Now under the new law, any person who wants to convert his or her religion will need to pass several stages of enquiry to be confirmed converted. Firstly, he or she will be required to notify the District Magistrate 60 days in advance before the intended conversion. Then a police enquiry will follow. After the conversion, it is compulsory for the person to appear before the District Magistrate for confirmation. Any pandit, maulvi, father who is solemnising the conversion is also liable to give prior information for the same. After the confirmation, a call for public objections will be made. Following which, a person would be considered legally converted.

The ordinance has seemed to take a retrospective effect as just hours after the ordinance was promulgated, the first case under it was already registered at Deorania Police Station, Bareilly. The accused is a Muslim man alleged for forcible conversion of a woman by abuses and death threats. Interestingly, the case had been closed in 2019 itself after a judicial decision. The accused was charged under respective provisions of the Penal Code and there was no contact between the man and woman later. The woman married another man in May 2020. Her brother gave a statement that the family did not approach the police for the FIR under the said ordinance.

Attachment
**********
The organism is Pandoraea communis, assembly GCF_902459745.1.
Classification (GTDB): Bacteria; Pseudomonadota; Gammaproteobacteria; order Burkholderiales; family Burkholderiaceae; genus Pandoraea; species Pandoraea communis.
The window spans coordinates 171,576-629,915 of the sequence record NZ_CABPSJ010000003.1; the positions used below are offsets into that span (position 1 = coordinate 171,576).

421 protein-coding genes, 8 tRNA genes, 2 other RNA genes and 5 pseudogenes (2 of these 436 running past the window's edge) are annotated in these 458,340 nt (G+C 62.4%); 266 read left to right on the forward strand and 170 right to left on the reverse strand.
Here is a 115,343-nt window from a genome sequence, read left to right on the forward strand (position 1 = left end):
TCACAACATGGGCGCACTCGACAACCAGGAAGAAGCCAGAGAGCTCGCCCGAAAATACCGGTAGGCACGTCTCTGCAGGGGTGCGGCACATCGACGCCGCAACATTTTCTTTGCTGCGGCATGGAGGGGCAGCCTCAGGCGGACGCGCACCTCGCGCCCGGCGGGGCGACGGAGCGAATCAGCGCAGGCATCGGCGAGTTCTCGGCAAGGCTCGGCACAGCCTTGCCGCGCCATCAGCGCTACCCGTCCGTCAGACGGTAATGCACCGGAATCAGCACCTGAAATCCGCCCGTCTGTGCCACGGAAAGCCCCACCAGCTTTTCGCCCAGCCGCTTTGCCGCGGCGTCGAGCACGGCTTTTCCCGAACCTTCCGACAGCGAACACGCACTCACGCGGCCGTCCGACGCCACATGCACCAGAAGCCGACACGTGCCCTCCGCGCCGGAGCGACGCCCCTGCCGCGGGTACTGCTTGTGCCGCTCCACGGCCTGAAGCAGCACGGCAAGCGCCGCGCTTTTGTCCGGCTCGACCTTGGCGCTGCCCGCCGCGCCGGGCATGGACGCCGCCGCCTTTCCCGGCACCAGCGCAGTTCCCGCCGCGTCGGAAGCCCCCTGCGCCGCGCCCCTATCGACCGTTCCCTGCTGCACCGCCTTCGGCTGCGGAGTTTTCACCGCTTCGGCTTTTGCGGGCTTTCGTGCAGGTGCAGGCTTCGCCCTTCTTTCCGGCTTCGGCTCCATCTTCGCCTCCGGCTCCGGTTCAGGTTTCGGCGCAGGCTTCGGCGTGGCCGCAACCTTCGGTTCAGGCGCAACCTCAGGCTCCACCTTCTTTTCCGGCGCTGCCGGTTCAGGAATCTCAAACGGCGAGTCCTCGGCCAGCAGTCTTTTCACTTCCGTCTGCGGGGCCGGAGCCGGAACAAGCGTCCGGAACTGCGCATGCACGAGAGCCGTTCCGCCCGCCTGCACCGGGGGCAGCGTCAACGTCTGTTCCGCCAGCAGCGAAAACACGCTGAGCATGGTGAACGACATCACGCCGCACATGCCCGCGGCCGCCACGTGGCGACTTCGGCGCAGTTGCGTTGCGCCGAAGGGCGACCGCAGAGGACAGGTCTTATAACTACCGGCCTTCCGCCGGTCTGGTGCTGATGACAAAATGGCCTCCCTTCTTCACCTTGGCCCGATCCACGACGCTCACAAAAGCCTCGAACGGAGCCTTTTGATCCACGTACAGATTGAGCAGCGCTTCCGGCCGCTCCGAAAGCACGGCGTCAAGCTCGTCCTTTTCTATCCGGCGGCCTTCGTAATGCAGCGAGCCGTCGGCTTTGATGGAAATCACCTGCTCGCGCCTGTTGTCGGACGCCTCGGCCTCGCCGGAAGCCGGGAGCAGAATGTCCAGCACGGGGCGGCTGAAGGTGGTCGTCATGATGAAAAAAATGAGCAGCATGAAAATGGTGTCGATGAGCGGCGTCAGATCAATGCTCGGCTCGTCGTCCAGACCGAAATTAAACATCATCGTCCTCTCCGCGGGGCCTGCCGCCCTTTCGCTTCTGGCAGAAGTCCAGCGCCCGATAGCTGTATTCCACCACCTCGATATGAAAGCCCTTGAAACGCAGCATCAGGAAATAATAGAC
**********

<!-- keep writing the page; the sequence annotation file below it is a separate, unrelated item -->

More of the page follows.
Till date, more than 10 cases have been filed under the new law all over the State with at least 34 persons being arrested. Amidst this, interfaith couples have tried to flee from the state as their marriage would be termed unwarranted in Uttar Pradesh.

In early December, Lucknow police intruded and stopped an inter-religious wedding ceremony of a Hindu woman and a Muslim man even though their families supported the union.

The Allahabad High Court has stepped in as the protector of rights and stayed the criminal proceedings against a man booked under the new law citing “fundamental right to privacy”.


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The Court observed the woman is a consenting adult who understands her well-being. It has also taken cognisance of the petition filed before it against the law and has asked the government to file counter affidavit. The petition holds that the law violates Articles 14, 15, 21 and 25 of the Constitution.

The ordinance has also been described as an attack against Article 25 of the Indian Constitution. The Article guarantees freedom of conscience and free profession, practice and propagation of religion. However, the Article gives this freedom “subject to public order”. Thus, the State can impose restrictions on forceful and fraudulent conversions done for the sake of marriage. The conversion from one religion to another is legal only if it is a bonafide conversion.

Other states like Haryana, Madhya Pradesh and Karnataka have been considering stringent laws to curb “love-jihad”. A similar pattern like in Uttar Pradesh can be observed in Karnataka, with the High Court upholding the Right to Marry a Person of Choice Irrespective of Caste or Religion amidst the talks of a law against ‘love-jihad’ in the pipeline.